It’s 1994 in Peckham, London. You’re in the club, ’ed’s spinning, drink’s been spilt, a fight’s just broken out – and the weekend’s barely begun.
Twenty-six years ago, photographer Eddie Otchere and writer Andrew Green released their seminal novel, Junglist – under pen names James T. Kirk and Two Fingas – a quick-talking, coming-of-age cocktail tracing the highs and lows of four young Black men in mid-90s London.
Set during the Jungle music explosion in the summer of ’94, the stream-of-consciousness prose is darkly funny, poetic and pulsating, laced with Jamaican patois, shattering basslines and an authentic telling of inner-city life. Now, it’s being republished for the first time.
“I think the real motivation behind it was the fact that, on Amazon, the price of the book went up to like £247,” Otchere says over Zoom, before cutting out.
“Last time I looked on Amazon, there was a copy of the original, the first printing of it, selling for £2.5k or something,” Green adds.
“Once you’re in that universe, you’re in the realm of a cult classic – obviously they kind of wanted to cash in on it,” Otchere says after his connection fixes up.
At the time of its original release, London was a divided city. White ravers were sweating in the city’s surrounding fields during the acid house reign of the late ’80s and early ’90s, while the city’s Black youth were partying to breakbeat and hip-hop in underground clubs in Hackney, Peckham and Brixton. Racism was rife, with the police force targeting young Black people, and the country was a mess politically, following Thatcher’s long, long reign. There was mass unemployment, a housing crisis and a dark recession.
But like great music movements in previous decades, a cultural shift was bubbling from the strife. Developing out of the rave and sound system culture of the ’90s, Jungle was born, characterised by heady breakbeats, synth effects, soulful melodies and deep basslines.
Originally confined to pirate radio stations, Jungle’s trajectory to becoming a defining British music scene began underground, birthed by Black twenty-somethings. It quickly found its way into the mainstream, with artists like M‑Beat, DJ Rap, Mickey Finn and Jumpin Jack Frost regularly featuring on London’s Kiss 100, the first legal radio station dedicated to music of Black origin. But by 1995, even BBC Radio 1 had its own weekly Jungle show, One in the Jungle.
“The whole point about Jungle was that it was never going to be in a club that was in central London – it was always in Hackney or Peckham,” Otchere says of the genre’s early beginnings. “It felt like we’d got somewhere when we started to have Jungle nights in central London.”
At this point, Green reflects on how the genre became “acceptable and respectable” enough for these nights to happen in the first place. But it still needed to be exciting and enticing to get people through the doors. Jungleheads would turn up in slickly dressed groups, queue around the corners of Soho’s streets and await a sweat-soaked night raving to 180bpm – or thereabouts.
“Suddenly, [Jungle was big enough] for club owners to say, actually, you know what, we’re going to have this night on in the centre of town.”
For Otchere, it was The End – the nightclub, that is – that put Jungle and its brother, drum and bass, on the map. “Friday nights at The End set it out to be a global phenomenon,” he says. “Only in London could you get that sound.” And more recently, pre-Covid, Otchere caught the feelings all over again when he went to see Andy C play at East London’s XOYO during his residency. “He brought that back. I’m grateful we’ve still got heads that can bring that spirit back, because once it became central London – once we arrived – it became a global thing. It’s like we set the tempo.”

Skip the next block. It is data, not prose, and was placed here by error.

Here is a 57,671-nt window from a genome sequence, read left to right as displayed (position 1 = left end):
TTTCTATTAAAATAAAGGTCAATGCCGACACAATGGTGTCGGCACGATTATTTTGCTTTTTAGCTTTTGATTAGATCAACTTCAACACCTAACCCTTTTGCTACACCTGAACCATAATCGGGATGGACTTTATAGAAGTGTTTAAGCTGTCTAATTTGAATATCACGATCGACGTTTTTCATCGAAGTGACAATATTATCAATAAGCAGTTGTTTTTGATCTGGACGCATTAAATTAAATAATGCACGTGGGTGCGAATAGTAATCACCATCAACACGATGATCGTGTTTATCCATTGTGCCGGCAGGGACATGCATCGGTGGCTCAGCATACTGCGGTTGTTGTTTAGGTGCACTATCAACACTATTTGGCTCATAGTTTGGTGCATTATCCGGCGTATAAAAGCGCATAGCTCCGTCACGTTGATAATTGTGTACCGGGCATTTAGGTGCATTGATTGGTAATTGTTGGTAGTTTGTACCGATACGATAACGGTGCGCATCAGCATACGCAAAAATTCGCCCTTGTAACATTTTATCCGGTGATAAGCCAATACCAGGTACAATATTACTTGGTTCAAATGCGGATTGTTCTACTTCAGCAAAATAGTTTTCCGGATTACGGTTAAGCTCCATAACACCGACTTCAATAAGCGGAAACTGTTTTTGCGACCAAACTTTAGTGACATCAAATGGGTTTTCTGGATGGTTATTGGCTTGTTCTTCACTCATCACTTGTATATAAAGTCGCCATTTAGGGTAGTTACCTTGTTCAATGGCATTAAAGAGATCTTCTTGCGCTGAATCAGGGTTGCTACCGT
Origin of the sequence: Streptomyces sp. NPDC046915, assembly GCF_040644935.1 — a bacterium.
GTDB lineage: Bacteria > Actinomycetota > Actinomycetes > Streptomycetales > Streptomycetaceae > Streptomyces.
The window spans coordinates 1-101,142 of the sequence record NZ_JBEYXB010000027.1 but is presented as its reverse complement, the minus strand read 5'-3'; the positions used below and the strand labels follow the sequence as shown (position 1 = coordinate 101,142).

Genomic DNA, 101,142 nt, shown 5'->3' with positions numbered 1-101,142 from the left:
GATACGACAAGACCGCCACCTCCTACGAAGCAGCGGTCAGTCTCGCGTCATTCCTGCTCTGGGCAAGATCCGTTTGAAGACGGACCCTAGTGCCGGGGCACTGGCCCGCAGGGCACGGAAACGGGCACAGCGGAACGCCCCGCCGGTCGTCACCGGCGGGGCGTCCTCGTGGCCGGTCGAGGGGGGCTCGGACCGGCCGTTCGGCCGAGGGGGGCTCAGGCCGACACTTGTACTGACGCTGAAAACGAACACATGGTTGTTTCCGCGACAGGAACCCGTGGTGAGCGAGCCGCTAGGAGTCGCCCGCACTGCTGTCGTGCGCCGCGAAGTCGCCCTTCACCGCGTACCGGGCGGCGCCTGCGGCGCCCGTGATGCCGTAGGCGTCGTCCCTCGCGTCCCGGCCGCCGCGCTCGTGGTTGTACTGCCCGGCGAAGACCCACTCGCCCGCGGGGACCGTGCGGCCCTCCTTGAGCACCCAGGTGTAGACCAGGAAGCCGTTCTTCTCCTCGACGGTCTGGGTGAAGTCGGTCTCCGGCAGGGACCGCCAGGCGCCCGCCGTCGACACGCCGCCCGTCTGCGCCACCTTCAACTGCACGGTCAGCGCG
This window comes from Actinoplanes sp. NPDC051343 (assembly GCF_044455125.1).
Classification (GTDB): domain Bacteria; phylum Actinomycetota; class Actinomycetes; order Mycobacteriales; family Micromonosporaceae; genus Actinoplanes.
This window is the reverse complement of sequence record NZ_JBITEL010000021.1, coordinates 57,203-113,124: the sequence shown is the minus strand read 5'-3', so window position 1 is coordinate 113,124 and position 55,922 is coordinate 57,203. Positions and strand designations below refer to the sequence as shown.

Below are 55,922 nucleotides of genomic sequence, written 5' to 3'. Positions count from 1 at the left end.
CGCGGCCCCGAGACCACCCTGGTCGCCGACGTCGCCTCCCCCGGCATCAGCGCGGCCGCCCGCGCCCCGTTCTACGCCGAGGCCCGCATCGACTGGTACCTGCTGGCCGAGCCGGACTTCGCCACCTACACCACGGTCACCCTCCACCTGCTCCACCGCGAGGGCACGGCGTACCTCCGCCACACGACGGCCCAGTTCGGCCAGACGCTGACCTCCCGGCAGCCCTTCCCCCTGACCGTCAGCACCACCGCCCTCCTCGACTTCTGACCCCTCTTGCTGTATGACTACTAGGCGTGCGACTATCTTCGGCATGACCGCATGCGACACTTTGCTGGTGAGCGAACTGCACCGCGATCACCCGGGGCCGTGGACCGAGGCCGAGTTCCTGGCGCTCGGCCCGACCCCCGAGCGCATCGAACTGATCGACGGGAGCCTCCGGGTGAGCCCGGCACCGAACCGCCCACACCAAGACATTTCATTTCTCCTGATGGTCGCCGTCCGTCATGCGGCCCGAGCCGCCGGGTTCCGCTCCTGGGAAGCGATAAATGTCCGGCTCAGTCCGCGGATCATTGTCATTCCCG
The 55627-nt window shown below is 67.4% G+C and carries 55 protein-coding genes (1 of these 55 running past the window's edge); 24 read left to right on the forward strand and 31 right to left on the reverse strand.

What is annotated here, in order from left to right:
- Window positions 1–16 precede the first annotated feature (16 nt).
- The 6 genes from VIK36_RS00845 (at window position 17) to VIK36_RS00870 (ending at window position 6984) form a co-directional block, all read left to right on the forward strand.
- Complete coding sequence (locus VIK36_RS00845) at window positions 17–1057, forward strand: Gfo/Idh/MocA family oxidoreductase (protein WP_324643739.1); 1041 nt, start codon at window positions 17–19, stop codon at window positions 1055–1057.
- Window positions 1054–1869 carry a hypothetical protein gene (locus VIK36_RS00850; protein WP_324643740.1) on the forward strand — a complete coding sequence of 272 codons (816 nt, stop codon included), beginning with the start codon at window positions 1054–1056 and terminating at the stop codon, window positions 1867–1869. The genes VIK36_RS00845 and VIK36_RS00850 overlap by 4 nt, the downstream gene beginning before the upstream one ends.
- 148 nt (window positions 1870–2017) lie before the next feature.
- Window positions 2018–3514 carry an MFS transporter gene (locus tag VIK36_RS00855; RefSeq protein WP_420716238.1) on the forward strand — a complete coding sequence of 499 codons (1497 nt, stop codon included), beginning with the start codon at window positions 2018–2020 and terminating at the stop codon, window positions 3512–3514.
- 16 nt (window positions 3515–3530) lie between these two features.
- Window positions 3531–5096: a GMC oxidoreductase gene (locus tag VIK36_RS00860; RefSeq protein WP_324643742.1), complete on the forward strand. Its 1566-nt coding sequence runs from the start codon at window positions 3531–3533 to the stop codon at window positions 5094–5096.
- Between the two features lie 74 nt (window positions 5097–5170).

And of course, it was about unity – groups of young men and women dancing in sweet harmony under one roof. At its core, isn’t that what Jungle is all about? Not everyone thought so – namely, the conservatives. “They know what it does. If you put a group of humans in a room that don’t know each other and might normally be slightly antagonistic towards each other, and have them dancing for an hour, psychologically, they get reprogrammed and they get on,” Otchere says with pure passion.
He remembers a turning point in the summer of ’88. “We broke up for school and all the fucking racist white kids went about their business. We got into fights and all the rest of it,” he says. “By the time they came back in September, they were completely different human beings. They’d been out raving, they’d taken pills.” Suddenly, they were no longer tethered to fighting in football clubs.
“They had long hair and they wanted to talk about music. That’s what happens when you take ignorant fuckers and get them dancing. They actually start to think again.”
Otchere, who’d snap partiers in the mid-’90s scene, knows this all too well. His extensive archive is as much a time capsule as it is an illustration of the power of a youth movement that went from the deep underground to a stratospheric unifier. People of all backgrounds, ages, races and religions coming together, dressed up, smiling and having a good time.
As well, Andrew Green sees the book as an opportunity to celebrate Black stories. “I’d like Junglist to be remembered as a piece that encourages and enables others to write about their own experience,” he says. “Not for it to be depressing or gang-related, where it has to be about punishment and Black pain. There is something joyous about telling a story about the teenage experience, which to a certain extent is universal.”
“I want everyone to remember the value of friends,” Eddie Otchere adds.
With its republishing, Junglist becomes more universal still. There’s no need to fork out £247 for a copy – Eddie and Andrew have got you.